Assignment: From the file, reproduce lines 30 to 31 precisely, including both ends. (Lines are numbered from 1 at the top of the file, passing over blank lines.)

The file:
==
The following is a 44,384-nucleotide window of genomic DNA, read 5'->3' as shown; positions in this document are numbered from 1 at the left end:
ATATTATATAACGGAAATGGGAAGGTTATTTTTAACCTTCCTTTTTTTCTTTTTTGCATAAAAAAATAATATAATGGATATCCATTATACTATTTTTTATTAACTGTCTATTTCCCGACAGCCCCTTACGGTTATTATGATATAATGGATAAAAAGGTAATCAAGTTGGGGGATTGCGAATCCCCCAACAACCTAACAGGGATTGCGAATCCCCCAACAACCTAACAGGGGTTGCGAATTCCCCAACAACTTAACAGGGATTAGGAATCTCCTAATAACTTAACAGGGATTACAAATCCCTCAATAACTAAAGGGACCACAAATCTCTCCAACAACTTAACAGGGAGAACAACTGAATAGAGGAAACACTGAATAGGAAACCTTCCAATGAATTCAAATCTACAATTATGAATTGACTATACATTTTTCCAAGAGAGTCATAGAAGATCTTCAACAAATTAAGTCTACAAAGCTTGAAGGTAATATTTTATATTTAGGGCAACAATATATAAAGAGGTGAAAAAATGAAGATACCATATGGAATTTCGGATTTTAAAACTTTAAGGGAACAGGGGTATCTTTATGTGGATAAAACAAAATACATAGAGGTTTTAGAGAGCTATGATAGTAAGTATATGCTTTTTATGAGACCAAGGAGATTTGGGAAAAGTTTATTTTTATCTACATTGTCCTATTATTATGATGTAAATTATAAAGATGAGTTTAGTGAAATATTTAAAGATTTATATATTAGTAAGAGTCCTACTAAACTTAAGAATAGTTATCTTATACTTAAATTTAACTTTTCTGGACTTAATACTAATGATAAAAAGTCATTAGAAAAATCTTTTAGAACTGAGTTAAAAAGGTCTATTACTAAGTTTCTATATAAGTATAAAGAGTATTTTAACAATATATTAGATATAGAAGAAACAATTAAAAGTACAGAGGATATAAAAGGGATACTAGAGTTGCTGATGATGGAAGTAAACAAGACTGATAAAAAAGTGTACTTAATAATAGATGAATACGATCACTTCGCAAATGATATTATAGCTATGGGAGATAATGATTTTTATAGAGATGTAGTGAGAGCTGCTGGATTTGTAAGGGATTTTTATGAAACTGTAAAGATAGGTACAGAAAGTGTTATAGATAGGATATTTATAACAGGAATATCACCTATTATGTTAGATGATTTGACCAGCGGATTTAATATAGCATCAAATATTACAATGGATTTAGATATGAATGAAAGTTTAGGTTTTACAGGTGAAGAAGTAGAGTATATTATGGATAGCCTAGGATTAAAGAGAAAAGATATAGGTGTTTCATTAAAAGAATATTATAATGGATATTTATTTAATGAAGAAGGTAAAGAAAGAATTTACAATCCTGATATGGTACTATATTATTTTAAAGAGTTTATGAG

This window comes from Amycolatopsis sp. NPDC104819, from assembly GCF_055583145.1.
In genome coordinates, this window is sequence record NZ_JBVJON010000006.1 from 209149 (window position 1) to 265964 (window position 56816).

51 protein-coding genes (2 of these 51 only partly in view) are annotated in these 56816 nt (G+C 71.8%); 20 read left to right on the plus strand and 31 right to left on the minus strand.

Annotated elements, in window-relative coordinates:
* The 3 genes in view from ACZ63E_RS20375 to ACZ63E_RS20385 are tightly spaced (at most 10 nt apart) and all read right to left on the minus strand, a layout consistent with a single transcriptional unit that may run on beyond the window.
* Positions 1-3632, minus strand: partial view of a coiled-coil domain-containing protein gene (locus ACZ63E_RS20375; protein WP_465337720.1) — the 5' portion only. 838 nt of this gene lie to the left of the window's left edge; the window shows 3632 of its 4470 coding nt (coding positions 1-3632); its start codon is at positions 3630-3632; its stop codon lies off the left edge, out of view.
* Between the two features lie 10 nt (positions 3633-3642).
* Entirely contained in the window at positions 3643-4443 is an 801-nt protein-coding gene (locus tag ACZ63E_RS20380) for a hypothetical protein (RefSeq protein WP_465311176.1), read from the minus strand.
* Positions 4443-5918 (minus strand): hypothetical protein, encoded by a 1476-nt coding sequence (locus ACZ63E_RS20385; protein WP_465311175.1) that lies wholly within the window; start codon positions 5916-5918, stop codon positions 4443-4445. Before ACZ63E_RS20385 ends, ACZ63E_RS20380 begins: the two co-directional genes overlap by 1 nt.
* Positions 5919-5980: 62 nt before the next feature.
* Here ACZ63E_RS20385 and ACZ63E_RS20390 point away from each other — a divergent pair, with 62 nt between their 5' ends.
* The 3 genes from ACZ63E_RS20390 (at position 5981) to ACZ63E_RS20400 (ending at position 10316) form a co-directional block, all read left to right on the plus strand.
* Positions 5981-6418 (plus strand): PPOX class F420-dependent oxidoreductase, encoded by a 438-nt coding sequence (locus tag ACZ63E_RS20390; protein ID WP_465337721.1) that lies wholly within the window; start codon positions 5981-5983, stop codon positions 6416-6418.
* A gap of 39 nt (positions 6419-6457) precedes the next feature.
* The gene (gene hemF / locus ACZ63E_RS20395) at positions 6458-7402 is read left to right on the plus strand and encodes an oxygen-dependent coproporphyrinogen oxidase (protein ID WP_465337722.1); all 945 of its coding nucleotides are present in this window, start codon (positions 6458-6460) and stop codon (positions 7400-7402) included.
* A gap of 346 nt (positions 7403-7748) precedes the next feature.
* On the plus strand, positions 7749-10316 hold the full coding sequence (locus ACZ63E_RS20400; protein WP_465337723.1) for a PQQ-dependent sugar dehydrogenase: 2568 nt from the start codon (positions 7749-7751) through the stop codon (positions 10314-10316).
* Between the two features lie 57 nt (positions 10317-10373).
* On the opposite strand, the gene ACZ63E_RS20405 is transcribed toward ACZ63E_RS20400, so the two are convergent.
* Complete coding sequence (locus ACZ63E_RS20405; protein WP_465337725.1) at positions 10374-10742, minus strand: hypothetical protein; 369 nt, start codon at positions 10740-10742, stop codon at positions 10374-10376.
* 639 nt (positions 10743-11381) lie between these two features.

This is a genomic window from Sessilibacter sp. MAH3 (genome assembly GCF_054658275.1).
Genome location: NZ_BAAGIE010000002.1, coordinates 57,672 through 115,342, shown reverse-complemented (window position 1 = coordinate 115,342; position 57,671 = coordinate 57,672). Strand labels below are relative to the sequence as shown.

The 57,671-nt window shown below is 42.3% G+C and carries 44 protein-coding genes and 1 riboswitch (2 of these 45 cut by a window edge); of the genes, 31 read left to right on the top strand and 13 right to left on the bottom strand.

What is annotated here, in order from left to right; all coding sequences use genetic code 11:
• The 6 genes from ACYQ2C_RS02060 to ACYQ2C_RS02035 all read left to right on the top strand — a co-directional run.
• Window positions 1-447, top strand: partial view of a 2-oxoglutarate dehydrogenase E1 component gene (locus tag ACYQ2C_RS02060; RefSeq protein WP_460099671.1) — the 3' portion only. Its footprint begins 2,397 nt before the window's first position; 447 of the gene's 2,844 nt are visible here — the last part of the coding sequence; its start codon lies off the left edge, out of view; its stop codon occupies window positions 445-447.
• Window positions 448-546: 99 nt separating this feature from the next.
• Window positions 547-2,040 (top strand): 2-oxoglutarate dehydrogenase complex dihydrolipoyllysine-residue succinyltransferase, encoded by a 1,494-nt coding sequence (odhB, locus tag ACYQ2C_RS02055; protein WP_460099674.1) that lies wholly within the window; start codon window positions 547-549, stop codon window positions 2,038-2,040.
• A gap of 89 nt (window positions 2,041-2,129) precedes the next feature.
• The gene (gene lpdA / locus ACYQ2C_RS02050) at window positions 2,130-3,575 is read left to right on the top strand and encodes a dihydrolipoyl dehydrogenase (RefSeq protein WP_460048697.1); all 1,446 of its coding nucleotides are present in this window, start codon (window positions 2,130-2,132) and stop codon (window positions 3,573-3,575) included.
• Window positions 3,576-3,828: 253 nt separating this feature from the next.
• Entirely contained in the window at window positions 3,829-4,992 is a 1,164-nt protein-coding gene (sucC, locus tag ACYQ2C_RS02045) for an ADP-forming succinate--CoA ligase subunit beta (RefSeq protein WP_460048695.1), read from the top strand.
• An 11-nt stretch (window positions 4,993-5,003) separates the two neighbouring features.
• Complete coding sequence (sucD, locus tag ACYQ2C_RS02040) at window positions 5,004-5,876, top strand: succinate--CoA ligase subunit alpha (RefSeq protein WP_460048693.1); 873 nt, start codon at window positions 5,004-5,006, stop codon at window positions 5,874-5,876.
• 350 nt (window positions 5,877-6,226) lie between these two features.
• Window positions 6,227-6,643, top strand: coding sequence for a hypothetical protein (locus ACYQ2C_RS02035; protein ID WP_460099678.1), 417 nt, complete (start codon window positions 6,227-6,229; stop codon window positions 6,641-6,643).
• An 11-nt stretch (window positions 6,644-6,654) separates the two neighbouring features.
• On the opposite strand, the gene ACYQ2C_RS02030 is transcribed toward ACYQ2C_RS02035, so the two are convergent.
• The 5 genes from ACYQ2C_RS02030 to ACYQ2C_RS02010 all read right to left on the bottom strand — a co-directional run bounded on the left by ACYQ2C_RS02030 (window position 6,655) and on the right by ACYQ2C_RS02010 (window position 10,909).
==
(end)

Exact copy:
• Window positions 448-546: 99 nt separating this feature from the next.
• Window positions 547-2,040 (top strand): 2-oxoglutarate dehydrogenase complex dihydrolipoyllysine-residue succinyltransferase, encoded by a 1,494-nt coding sequence (odhB, locus tag ACYQ2C_RS02055; protein WP_460099674.1) that lies wholly within the window; start codon window positions 547-549, stop codon window positions 2,038-2,040.